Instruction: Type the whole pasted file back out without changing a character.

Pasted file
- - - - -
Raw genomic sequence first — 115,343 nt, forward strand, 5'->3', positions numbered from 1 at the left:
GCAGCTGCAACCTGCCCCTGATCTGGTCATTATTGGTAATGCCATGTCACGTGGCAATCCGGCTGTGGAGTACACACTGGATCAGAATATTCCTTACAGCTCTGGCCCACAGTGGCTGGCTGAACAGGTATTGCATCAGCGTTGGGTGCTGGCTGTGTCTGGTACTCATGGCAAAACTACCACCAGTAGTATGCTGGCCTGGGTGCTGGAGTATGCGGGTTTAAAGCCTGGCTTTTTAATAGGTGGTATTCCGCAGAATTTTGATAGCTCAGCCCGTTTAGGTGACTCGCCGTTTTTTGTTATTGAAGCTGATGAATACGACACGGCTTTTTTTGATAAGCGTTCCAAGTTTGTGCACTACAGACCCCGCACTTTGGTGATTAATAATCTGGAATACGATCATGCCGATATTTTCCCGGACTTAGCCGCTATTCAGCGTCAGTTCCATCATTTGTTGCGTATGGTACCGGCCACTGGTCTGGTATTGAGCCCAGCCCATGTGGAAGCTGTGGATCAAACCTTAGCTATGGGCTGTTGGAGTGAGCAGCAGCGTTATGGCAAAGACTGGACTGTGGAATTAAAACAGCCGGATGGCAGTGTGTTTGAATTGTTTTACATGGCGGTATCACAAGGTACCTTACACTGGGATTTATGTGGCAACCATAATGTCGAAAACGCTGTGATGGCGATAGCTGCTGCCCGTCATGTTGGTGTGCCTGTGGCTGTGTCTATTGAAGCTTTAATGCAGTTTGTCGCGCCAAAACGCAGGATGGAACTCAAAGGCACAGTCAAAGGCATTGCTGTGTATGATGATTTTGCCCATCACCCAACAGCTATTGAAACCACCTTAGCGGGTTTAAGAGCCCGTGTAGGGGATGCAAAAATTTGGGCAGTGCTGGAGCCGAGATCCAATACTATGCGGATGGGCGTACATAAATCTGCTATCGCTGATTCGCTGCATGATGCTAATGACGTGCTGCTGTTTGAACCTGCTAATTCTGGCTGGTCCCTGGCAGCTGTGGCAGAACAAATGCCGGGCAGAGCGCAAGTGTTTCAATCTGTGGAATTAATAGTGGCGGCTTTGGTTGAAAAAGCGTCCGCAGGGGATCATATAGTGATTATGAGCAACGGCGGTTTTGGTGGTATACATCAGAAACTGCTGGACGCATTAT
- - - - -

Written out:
Raw genomic sequence first — 115,343 nt, forward strand, 5'->3', positions numbered from 1 at the left:
GCAGCTGCAACCTGCCCCTGATCTGGTCATTATTGGTAATGCCATGTCACGTGGCAATCCGGCTGTGGAGTACACACTGGATCAGAATATTCCTTACAGCTCTGGCCCACAGTGGCTGGCTGAACAGGTATTGCATCAGCGTTGGGTGCTGGCTGTGTCTGGTACTCATGGCAAAACTACCACCAGTAGTATGCTGGCCTGGGTGCTGGAGTATGCGGGTTTAAAGCCTGGCTTTTTAATAGGTGGTATTCCGCAGAATTTTGATAGCTCAGCCCGTTTAGGTGACTCGCCGTTTTTTGTTATTGAAGCTGATGAATACGACACGGCTTTTTTTGATAAGCGTTCCAAGTTTGTGCACTACAGACCCCGCACTTTGGTGATTAATAATCTGGAATACGATCATGCCGATATTTTCCCGGACTTAGCCGCTATTCAGCGTCAGTTCCATCATTTGTTGCGTATGGTACCGGCCACTGGTCTGGTATTGAGCCCAGCCCATGTGGAAGCTGTGGATCAAACCTTAGCTATGGGCTGTTGGAGTGAGCAGCAGCGTTATGGCAAAGACTGGACTGTGGAATTAAAACAGCCGGATGGCAGTGTGTTTGAATTGTTTTACATGGCGGTATCACAAGGTACCTTACACTGGGATTTATGTGGCAACCATAATGTCGAAAACGCTGTGATGGCGATAGCTGCTGCCCGTCATGTTGGTGTGCCTGTGGCTGTGTCTATTGAAGCTTTAATGCAGTTTGTCGCGCCAAAACGCAGGATGGAACTCAAAGGCACAGTCAAAGGCATTGCTGTGTATGATGATTTTGCCCATCACCCAACAGCTATTGAAACCACCTTAGCGGGTTTAAGAGCCCGTGTAGGGGATGCAAAAATTTGGGCAGTGCTGGAGCCGAGATCCAATACTATGCGGATGGGCGTACATAAATCTGCTATCGCTGATTCGCTGCATGATGCTAATGACGTGCTGCTGTTTGAACCTGCTAATTCTGGCTGGTCCCTGGCAGCTGTGGCAGAACAAATGCCGGGCAGAGCGCAAGTGTTTCAATCTGTGGAATTAATAGTGGCGGCTTTGGTTGAAAAAGCGTCCGCAGGGGATCATATAGTGATTATGAGCAACGGCGGTTTTGGTGGTATACATCAGAAACTGCTGGACGCATTAT